Jofra Archer available for England selection in 2019 after ECB tweaks rules

29 Nov

Highly-rated fast bowler Jofra Archer will be able to play for England from the start of 2019 after the ECB changed its rules over eligibility.

The Sussex paceman, who has become one of the most in-demand players on the T20 circuit, was born in Barbados but holds a British passport after moving to England in 2015.

Jofra Archer can play for England from 1 January 2019

He had originally been forced to serve a seven-year qualification period because his arrival came after his 18th birthday, meaning he would not be eligible for England until 2022.

However, the ECB has now ruled that British citizens require just three years of residence to be picked.

Archer, 23, could therefore be selected to face the West Indies, who he represented at Under-19s level, for England’s tour of the Caribbean in January.

“It may or may not happen, but I would love to debut in front of my family,” Archer said after the announcement.

Meanwhile, the playing conditions for the country’s new 100-ball competition have been agreed by the ECB’s Cricket Committee.

The 23-year-old is one of the fastest bowlers at England’s disposal

‘The Hundred’, which has been heavily criticised by many, will run from 2020 with eight new teams playing a shortened format.

A statement read: “The Cricket Committee recommendation for playing conditions in the new competition – agreed by the Board – is for; each innings to be 100 balls, a change of end after every ten balls and an individual bowler able to deliver either 5 or 10 consecutive balls with a maximum of 20 per game.”

Moeen Ali guides Worcestershire Rapids to five-wicket victory over Sussex Sharks on Vitality Finals Day

15 Sep

Moeen Ali led underdogs Worcestershire to glory on their first appearance at Vitality Blast Finals Day, with Ben Cox and Pat Brown sharing the spotlight in a rousing win over Sussex at a sold-out Edgbaston.

Moeen began the day in the headlines after claims he was called “Osama” by an unnamed Australian player and ended it in ecstasy after captaining his county to a famous five-wicket victory.

Ali scored 41 runs and took three wickets

The England all-rounder hit a vital 41 as well as taking three important wickets in the final, but the plaudits go equally to Brown, for a stunningly effective spell of four overs for 15 runs, and Cox who stood tall at the close with a match-winning 46 not out.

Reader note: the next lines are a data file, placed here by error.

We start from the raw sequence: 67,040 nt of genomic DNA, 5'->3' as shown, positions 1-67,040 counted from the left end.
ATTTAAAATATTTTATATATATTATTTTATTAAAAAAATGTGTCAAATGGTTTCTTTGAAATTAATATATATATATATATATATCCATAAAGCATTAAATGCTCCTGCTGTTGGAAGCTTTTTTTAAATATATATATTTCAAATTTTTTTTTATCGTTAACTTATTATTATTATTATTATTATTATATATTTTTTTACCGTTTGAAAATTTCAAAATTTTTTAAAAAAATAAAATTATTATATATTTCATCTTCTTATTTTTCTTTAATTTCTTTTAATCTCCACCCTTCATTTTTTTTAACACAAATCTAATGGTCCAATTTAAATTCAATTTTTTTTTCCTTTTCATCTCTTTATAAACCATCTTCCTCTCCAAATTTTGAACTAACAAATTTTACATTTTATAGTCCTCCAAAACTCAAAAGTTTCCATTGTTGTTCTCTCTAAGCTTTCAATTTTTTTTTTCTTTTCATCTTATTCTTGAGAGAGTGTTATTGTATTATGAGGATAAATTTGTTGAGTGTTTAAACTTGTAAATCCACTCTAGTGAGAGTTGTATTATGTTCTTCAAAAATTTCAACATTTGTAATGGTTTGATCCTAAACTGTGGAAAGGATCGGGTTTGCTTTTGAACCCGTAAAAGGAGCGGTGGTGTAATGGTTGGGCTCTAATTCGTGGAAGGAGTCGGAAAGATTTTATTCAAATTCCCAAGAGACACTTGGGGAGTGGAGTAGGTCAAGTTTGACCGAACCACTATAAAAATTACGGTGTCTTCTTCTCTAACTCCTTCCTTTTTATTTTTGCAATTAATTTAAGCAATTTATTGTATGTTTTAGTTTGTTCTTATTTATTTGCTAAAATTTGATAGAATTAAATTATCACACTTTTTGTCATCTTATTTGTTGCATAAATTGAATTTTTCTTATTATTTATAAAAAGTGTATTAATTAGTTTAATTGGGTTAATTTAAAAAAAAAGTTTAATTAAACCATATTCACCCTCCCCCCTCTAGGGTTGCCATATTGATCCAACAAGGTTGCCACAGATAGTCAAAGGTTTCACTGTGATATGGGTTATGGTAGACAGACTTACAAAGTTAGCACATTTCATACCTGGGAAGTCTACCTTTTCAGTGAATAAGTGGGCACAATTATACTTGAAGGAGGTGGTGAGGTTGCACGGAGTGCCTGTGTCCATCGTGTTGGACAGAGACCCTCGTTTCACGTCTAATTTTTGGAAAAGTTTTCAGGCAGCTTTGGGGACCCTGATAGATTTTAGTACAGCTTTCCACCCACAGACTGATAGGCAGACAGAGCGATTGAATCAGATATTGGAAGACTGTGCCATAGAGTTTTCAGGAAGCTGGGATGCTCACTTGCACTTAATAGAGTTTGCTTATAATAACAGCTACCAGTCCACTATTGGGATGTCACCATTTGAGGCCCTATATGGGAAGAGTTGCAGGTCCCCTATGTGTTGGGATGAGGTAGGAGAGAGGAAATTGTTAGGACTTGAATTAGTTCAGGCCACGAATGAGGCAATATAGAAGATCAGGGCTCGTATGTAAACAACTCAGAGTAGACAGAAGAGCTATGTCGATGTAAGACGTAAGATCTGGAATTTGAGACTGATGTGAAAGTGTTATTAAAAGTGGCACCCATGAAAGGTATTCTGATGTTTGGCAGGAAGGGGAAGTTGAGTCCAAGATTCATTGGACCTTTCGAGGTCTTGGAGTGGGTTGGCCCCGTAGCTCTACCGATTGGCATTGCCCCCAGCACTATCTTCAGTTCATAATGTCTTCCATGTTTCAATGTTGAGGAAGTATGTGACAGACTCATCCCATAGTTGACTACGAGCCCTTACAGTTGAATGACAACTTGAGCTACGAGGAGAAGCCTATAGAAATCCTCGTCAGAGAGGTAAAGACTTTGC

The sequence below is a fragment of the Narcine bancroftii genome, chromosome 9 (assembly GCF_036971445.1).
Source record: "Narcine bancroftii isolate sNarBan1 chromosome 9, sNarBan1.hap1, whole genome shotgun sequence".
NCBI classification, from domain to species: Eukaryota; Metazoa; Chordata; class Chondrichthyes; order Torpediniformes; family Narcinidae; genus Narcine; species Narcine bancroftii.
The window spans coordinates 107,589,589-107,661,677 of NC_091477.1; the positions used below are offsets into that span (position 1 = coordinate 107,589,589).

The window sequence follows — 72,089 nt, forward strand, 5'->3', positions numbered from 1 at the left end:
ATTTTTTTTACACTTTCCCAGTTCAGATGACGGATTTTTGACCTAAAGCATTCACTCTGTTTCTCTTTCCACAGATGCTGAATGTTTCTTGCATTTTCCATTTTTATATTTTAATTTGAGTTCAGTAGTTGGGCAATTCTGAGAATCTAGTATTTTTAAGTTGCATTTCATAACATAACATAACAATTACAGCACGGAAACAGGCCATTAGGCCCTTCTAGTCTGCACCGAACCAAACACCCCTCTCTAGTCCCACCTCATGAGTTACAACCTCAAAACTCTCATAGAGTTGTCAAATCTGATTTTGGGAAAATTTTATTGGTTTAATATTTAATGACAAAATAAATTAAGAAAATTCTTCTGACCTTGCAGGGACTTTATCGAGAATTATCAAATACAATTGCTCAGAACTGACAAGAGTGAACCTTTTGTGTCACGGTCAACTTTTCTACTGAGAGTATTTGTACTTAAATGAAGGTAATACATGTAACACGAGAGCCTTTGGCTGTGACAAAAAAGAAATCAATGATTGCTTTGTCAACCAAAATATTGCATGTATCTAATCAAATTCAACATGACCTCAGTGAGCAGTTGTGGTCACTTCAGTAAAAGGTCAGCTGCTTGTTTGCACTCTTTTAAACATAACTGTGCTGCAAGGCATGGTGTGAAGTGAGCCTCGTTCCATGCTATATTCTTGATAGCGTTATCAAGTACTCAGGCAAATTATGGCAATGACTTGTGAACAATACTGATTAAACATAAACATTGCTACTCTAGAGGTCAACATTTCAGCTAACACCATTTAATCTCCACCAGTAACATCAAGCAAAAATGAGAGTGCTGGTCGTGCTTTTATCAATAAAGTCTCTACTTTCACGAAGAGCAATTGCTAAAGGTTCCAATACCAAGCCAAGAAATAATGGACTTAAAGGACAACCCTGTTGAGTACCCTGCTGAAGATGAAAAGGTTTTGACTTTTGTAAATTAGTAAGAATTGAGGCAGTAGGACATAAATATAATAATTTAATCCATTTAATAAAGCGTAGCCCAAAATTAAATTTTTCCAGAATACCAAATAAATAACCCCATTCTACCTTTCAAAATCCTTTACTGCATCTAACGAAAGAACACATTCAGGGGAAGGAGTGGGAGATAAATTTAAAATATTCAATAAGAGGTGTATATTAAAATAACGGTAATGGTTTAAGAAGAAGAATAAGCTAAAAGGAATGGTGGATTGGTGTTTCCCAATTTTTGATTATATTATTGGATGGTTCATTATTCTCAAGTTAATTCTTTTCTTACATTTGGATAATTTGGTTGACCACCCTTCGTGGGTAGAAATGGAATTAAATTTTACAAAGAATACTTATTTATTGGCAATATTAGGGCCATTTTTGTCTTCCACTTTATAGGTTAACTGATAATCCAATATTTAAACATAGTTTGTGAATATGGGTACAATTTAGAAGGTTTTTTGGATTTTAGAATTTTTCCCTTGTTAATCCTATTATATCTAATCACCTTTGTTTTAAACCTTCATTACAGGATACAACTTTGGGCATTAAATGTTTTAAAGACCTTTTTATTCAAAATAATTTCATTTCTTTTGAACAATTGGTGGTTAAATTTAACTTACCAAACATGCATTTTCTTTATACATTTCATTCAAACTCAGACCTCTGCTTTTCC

Cox stared down the much-vaunted Jofra Archer at the denouement, slamming the seamer for six and four in the penultimate over to cap a brilliant knock.

All three of Worcestershire’s stars had already turned in fine shows in the semi-final defeat of Lancashire, Cox with an unbeaten half-century that gave a hint of things to come.

Sussex had set an under-powered 157 for six but banked on their all-star attack taking care of business.

Despite offering due respect to Archer, Tymal Mills and Chris Jordan, Moeen and Joe Clarke kept the boundaries coming as they reached 53 for nought in six overs.

After a wicketless powerplay Sussex needed results from spinners Danny Briggs and Will Beer.

The former started inauspiciously, flogged for six by Moeen, but the turning ball soon began to take effect.

From 61 without loss it was soon 82 for three. Briggs and wicketkeeper Michael Burgess combined to see off Clarke for 33 via a thin edge and Brett D’Oliveira with a sharp stumping, while Beer made light work of Tom Fell.

Moeen was the key but he departed long before the job was done, punching Beer to long-off.

The Pears needed 49 for five overs, 42 from four and 31 from three but all the while Cox was positioning himself.

Archer was the bowler to blink, hurling six no-balls down leg, then watching passively as Cox smashed the free hit for six more and heaved the winning boundary to long leg.

Sussex had posted the highest score of the day in their semi-final win over Somerset – 202 – but had to settle for 45 fewer against well-drilled Worcestershire unit.

Nineteen-year-old Brown, already buoyed by his four for 21 in the semi, was the difference-maker.

His four-overs, split between the powerplay and the death, cost a miserly 15 runs as batsmen queued up to be bamboozled by his ‘knuckle ball’ and regular shifts in pace.

In all he banked 13 dot balls and leaked a solitary boundary. Moeen also performed a crucial role through the middle, taking three for 30.

Having already picked off his England colleague Jos Buttler in game one, Moeen’s attacking lines and nerveless demeanour again paid dividends as he picked off the dangerous trio of Luke Wright, Delray Rawlins and David Wiese.

Wright had earlier hit the biggest score in finals day history, 92, but was cleaned up for 33 when Moeen spun a delivery sharply into his off stump.

The Blast’s leading run-scorer Laurie Evans provided the backbone of the total, carving out a measured 52 from 44 balls before losing his cool – and his bails – with an ill-conceived lap sweep at Ed Barnard.